When shopping for your wedding dress, there are certain body challenges that each bride has to overcome. One of them is a strong or broad shoulder; large arms or a broad back. If this body type is an issue for you, you will want to make deliberate choices to help balance out your shape, and give you confidence in your dress, despite your insecurities. The most common mistake brides make when they want to hide a problematic area is to cover it up, throw some sleeves onto the dress etc. Covering up isn’t always the answer, rather be deliberate and selective with the design you choose. You want to draw lines on your body that take the eye on a journey to all the right places. Make the eye travel up and down as opposed to side to side. You want to elongate that feature instead of making it look wider. Keep this in mind when you are trying on dresses. Ask yourself ‘where is my eye travelling to and do I like what I see. It can also help to take a photo of yourself in the gown and look at it straight on, especially if you can flip for one dress to the next. Having a comparison is sometimes just what you need in order to recognise when a dress is working or not.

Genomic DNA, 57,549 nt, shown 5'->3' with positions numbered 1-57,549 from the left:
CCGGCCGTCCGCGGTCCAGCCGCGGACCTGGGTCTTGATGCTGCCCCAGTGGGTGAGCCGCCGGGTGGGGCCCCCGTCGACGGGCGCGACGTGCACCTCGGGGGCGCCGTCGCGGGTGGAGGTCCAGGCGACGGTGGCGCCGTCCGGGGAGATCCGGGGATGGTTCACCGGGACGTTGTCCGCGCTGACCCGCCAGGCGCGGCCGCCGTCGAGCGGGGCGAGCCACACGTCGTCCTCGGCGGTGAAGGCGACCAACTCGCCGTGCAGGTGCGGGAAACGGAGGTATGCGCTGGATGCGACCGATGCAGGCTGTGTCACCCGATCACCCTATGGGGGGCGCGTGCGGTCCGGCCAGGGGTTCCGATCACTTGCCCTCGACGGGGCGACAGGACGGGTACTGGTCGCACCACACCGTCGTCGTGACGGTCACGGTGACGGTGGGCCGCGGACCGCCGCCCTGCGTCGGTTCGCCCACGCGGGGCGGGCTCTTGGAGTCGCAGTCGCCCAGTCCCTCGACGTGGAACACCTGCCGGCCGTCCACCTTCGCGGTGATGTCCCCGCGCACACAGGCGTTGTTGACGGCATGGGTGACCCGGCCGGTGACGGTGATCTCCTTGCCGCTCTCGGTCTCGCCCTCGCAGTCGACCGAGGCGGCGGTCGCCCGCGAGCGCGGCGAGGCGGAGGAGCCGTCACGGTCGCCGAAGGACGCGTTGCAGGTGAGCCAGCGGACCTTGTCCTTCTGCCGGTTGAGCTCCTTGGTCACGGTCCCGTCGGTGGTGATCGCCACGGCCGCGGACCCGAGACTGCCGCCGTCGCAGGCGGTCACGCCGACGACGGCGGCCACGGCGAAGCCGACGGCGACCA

To help you start, I have got a list of features that will work and why. I have also given a list of don’ts. If anything I would recommend you pay attention to the don’t more than the do’s. The don’ts apply more strictly to these body types. Please just don’t go there.

So here’s what could look really nice on you:

A V-neck and sweetheart both have a point in the centre that draws your eye down. So whether the dress is a V-neck; sweet heart or something else, keep the eye going up and down. If you happen to be in love with a dress that has a straighter neck line, try to break up the harsh line with appliqued lace or tulle. This will keep the eye from drawing a line directly across the body, softening the shoulder.

Another ‘do’ would be to have detail in the centre of the dress near the bust, rather than an asymmetrical focus that possibly draws attention to your larger bust or your arms. A crisscross neck line is really effective in drawing the eye down. Usually a crisscross design will have less detail on the shoulder and more detail lower down on either the waist or skirt. This is a clever trick to use. The eye will then be drawn away from the shoulder down the bust and rather focused onto the waist and skirt. Straps also work well on this body type. Play around with different angles and shapes to see which one you like the most. The important thing to remember is to keep the décolletage (the area of the chest above the bust that includes the collar bones) bare to draw the eye down. If you want to do a thicker strap, try and have it taper at either the point where it joins the bodice or at the top of the shoulder.